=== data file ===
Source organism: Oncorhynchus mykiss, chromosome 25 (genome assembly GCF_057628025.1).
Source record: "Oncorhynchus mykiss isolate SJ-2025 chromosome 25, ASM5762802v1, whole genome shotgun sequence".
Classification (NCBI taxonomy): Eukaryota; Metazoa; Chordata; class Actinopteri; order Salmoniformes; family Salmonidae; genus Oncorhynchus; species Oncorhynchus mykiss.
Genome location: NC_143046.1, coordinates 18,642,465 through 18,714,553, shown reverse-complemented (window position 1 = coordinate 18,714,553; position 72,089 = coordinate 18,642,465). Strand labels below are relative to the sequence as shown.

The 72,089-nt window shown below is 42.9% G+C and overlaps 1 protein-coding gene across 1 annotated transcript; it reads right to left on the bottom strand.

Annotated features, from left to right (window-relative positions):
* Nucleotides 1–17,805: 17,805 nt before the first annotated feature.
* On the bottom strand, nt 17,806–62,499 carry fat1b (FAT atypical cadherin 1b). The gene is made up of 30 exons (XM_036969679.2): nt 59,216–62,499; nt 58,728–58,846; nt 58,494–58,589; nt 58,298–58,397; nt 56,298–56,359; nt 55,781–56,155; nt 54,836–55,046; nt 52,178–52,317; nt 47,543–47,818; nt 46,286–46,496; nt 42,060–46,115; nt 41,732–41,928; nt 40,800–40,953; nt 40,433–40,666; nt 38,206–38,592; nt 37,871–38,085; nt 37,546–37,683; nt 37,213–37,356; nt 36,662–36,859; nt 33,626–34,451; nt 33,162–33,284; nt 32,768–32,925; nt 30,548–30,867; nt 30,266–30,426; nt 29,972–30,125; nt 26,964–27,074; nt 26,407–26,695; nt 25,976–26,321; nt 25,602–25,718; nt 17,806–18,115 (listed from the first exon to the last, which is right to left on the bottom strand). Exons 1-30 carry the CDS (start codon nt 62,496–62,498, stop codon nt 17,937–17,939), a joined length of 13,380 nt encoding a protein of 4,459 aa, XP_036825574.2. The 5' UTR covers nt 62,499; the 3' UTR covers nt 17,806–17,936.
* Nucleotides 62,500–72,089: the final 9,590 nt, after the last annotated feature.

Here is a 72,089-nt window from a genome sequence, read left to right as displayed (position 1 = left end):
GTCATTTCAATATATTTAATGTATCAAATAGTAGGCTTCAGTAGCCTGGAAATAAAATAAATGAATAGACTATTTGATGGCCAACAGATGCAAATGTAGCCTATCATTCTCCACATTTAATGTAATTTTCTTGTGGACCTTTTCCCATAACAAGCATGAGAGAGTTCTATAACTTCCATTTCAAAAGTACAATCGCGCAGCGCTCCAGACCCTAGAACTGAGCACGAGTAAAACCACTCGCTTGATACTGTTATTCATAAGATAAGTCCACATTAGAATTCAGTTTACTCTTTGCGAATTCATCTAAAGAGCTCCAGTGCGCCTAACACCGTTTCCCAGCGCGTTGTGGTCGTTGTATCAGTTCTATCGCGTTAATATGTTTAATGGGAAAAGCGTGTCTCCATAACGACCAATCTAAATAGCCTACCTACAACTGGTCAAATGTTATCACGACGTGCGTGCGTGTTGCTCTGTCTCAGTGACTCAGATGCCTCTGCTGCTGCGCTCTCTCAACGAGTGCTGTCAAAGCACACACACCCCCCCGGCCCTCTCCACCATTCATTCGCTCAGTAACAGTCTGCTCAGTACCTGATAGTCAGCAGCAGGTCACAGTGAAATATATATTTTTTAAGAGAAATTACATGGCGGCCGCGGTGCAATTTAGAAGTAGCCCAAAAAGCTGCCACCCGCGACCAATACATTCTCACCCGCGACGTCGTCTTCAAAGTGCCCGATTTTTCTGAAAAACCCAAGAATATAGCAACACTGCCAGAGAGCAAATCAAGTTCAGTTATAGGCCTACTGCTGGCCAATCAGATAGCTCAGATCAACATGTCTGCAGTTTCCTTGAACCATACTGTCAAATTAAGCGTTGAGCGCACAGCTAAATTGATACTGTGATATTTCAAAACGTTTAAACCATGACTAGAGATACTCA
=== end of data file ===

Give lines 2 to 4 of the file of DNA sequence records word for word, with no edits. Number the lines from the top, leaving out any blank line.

Source record: "Oncorhynchus mykiss isolate SJ-2025 chromosome 25, ASM5762802v1, whole genome shotgun sequence".
Classification (NCBI taxonomy): Eukaryota; Metazoa; Chordata; class Actinopteri; order Salmoniformes; family Salmonidae; genus Oncorhynchus; species Oncorhynchus mykiss.
Genome location: NC_143046.1, coordinates 18,642,465 through 18,714,553, shown reverse-complemented (window position 1 = coordinate 18,714,553; position 72,089 = coordinate 18,642,465). Strand labels below are relative to the sequence as shown.